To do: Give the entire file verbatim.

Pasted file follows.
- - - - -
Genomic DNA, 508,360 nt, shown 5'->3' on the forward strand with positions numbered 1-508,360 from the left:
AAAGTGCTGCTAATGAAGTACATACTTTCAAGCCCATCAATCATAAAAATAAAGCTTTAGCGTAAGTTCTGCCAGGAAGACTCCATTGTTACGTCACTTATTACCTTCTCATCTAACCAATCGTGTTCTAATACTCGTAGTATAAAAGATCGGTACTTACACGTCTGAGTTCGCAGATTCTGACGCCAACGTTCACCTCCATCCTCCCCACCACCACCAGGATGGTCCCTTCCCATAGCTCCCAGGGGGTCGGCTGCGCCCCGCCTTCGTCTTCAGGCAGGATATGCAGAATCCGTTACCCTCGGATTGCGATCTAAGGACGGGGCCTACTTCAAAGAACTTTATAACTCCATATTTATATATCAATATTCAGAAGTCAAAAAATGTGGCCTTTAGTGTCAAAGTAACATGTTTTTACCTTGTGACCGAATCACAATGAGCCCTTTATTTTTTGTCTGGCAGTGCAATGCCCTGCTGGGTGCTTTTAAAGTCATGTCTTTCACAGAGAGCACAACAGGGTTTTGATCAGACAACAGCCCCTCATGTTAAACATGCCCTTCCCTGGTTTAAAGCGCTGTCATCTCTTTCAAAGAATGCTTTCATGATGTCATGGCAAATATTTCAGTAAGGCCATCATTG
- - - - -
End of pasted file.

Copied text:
Genomic DNA, 508,360 nt, shown 5'->3' on the forward strand with positions numbered 1-508,360 from the left:
AAAGTGCTGCTAATGAAGTACATACTTTCAAGCCCATCAATCATAAAAATAAAGCTTTAGCGTAAGTTCTGCCAGGAAGACTCCATTGTTACGTCACTTATTACCTTCTCATCTAACCAATCGTGTTCTAATACTCGTAGTATAAAAGATCGGTACTTACACGTCTGAGTTCGCAGATTCTGACGCCAACGTTCACCTCCATCCTCCCCACCACCACCAGGATGGTCCCTTCCCATAGCTCCCAGGGGGTCGGCTGCGCCCCGCCTTCGTCTTCAGGCAGGATATGCAGAATCCGTTACCCTCGGATTGCGATCTAAGGACGGGGCCTACTTCAAAGAACTTTATAACTCCATATTTATATATCAATATTCAGAAGTCAAAAAATGTGGCCTTTAGTGTCAAAGTAACATGTTTTTACCTTGTGACCGAATCACAATGAGCCCTTTATTTTTTGTCTGGCAGTGCAATGCCCTGCTGGGTGCTTTTAAAGTCATGTCTTTCACAGAGAGCACAACAGGGTTTTGATCAGACAACAGCCCCTCATGTTAAACATGCCCTTCCCTGGTTTAAAGCGCTGTCATCTCTTTCAAAGAATGCTTTCATGATGTCATGGCAAATATTTCAGTAAGGCCATCATTG